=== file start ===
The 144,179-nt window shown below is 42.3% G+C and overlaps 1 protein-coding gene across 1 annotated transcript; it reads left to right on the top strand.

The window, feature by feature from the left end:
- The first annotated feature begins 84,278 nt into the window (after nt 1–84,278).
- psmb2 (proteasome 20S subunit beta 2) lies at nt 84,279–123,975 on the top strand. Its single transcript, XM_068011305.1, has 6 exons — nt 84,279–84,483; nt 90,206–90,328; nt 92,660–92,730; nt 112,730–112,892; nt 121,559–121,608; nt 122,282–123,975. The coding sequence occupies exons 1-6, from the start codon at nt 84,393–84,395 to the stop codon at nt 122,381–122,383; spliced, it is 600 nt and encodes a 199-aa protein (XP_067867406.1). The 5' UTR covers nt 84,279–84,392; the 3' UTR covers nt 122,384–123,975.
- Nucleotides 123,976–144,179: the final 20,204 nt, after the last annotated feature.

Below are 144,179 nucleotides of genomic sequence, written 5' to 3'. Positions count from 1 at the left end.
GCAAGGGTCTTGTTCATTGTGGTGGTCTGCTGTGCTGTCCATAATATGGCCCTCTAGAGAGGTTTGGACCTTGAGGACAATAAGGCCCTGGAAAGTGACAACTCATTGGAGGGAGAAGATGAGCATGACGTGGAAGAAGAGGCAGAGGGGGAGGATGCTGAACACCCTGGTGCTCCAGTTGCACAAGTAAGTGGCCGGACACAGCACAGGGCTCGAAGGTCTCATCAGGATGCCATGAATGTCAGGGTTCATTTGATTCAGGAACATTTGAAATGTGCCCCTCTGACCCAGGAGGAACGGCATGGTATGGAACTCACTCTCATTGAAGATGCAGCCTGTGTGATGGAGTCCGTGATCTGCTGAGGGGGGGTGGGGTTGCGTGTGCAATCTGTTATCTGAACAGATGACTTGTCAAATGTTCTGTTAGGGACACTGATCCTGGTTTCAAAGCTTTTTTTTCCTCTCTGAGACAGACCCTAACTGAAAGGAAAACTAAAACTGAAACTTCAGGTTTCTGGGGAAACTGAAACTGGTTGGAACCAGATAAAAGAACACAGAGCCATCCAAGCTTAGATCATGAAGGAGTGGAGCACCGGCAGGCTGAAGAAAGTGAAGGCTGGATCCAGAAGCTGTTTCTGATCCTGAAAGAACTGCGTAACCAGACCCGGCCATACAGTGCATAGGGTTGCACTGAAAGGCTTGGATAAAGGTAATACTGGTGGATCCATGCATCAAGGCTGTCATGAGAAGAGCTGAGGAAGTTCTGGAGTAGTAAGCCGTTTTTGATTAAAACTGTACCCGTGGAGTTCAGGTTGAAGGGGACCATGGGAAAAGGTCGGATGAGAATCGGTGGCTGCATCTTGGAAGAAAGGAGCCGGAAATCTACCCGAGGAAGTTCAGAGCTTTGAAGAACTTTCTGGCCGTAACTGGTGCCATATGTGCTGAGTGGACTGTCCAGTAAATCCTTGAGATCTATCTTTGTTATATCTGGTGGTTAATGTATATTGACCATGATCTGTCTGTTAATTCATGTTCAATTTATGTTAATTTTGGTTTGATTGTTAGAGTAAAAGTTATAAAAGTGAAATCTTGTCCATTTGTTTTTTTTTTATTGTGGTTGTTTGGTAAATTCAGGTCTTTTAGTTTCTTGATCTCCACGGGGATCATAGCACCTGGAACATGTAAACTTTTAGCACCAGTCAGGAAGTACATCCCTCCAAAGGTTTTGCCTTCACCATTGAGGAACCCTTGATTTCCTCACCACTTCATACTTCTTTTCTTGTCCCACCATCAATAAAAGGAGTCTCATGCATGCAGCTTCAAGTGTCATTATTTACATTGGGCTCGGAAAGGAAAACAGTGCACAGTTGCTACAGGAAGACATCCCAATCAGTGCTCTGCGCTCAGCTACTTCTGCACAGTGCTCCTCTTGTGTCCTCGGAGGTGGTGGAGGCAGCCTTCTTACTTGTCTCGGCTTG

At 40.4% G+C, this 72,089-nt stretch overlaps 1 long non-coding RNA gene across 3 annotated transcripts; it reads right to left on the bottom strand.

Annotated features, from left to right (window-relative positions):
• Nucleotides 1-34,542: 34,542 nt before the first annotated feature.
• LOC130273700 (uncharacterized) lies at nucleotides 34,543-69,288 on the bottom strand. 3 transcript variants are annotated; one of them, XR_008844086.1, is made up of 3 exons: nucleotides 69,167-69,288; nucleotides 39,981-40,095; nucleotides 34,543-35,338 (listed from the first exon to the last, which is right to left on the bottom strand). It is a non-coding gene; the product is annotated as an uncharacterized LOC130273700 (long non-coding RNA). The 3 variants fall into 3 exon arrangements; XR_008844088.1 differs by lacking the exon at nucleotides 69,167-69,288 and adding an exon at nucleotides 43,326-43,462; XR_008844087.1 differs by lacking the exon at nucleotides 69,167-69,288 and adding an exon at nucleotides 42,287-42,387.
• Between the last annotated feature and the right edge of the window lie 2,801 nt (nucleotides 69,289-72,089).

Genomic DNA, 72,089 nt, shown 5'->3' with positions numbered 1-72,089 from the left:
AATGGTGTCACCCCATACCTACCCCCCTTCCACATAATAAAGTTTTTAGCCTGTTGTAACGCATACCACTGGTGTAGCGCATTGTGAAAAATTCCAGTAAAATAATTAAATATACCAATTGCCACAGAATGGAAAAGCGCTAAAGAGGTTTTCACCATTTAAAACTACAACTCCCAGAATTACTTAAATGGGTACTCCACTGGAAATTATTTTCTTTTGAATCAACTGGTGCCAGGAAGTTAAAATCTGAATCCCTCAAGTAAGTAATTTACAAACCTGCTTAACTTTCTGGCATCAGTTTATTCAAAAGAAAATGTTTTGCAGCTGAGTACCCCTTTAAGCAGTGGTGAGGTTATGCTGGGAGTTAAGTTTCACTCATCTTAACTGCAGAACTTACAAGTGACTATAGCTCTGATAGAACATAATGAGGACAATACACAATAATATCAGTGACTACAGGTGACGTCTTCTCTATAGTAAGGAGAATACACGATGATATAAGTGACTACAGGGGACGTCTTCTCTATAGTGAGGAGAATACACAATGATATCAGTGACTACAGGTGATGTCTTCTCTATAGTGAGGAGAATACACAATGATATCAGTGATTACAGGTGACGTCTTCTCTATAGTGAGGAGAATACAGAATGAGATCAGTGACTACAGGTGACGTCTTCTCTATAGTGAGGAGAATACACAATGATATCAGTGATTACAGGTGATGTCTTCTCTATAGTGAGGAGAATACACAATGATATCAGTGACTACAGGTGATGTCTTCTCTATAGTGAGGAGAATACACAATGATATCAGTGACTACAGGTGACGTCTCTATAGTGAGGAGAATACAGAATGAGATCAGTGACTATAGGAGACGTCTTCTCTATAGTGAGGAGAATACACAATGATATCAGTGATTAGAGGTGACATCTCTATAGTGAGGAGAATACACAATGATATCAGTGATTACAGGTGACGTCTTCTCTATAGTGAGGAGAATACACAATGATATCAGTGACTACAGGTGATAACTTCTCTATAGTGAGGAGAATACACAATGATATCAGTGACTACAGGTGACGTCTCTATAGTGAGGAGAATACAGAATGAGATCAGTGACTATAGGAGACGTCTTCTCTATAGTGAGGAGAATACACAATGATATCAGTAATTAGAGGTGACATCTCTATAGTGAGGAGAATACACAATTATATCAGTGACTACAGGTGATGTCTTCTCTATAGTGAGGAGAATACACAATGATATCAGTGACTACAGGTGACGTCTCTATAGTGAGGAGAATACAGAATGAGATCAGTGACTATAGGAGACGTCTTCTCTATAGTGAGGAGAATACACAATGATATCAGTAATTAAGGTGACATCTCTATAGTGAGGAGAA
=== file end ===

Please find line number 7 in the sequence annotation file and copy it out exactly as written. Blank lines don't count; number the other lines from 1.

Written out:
GCAAGGGTCTTGTTCATTGTGGTGGTCTGCTGTGCTGTCCATAATATGGCCCTCTAGAGAGGTTTGGACCTTGAGGACAATAAGGCCCTGGAAAGTGACAACTCATTGGAGGGAGAAGATGAGCATGACGTGGAAGAAGAGGCAGAGGGGGAGGATGCTGAACACCCTGGTGCTCCAGTTGCACAAGTAAGTGGCCGGACACAGCACAGGGCTCGAAGGTCTCATCAGGATGCCATGAATGTCAGGGTTCATTTGATTCAGGAACATTTGAAATGTGCCCCTCTGACCCAGGAGGAACGGCATGGTATGGAACTCACTCTCATTGAAGATGCAGCCTGTGTGATGGAGTCCGTGATCTGCTGAGGGGGGGTGGGGTTGCGTGTGCAATCTGTTATCTGAACAGATGACTTGTCAAATGTTCTGTTAGGGACACTGATCCTGGTTTCAAAGCTTTTTTTTCCTCTCTGAGACAGACCCTAACTGAAAGGAAAACTAAAACTGAAACTTCAGGTTTCTGGGGAAACTGAAACTGGTTGGAACCAGATAAAAGAACACAGAGCCATCCAAGCTTAGATCATGAAGGAGTGGAGCACCGGCAGGCTGAAGAAAGTGAAGGCTGGATCCAGAAGCTGTTTCTGATCCTGAAAGAACTGCGTAACCAGACCCGGCCATACAGTGCATAGGGTTGCACTGAAAGGCTTGGATAAAGGTAATACTGGTGGATCCATGCATCAAGGCTGTCATGAGAAGAGCTGAGGAAGTTCTGGAGTAGTAAGCCGTTTTTGATTAAAACTGTACCCGTGGAGTTCAGGTTGAAGGGGACCATGGGAAAAGGTCGGATGAGAATCGGTGGCTGCATCTTGGAAGAAAGGAGCCGGAAATCTACCCGAGGAAGTTCAGAGCTTTGAAGAACTTTCTGGCCGTAACTGGTGCCATATGTGCTGAGTGGACTGTCCAGTAAATCCTTGAGATCTATCTTTGTTATATCTGGTGGTTAATGTATATTGACCATGATCTGTCTGTTAATTCATGTTCAATTTATGTTAATTTTGGTTTGATTGTTAGAGTAAAAGTTATAAAAGTGAAATCTTGTCCATTTGTTTTTTTTTTATTGTGGTTGTTTGGTAAATTCAGGTCTTTTAGTTTCTTGATCTCCACGGGGATCATAGCACCTGGAACATGTAAACTTTTAGCACCAGTCAGGAAGTACATCCCTCCAAAGGTTTTGCCTTCACCATTGAGGAACCCTTGATTTCCTCACCACTTCATACTTCTTTTCTTGTCCCACCATCAATAAAAGGAGTCTCATGCATGCAGCTTCAAGTGTCATTATTTACATTGGGCTCGGAAAGGAAAACAGTGCACAGTTGCTACAGGAAGACATCCCAATCAGTGCTCTGCGCTCAGCTACTTCTGCACAGTGCTCCTCTTGTGTCCTCGGAGGTGGTGGAGGCAGCCTTCTTACTTGTCTCGGCTTG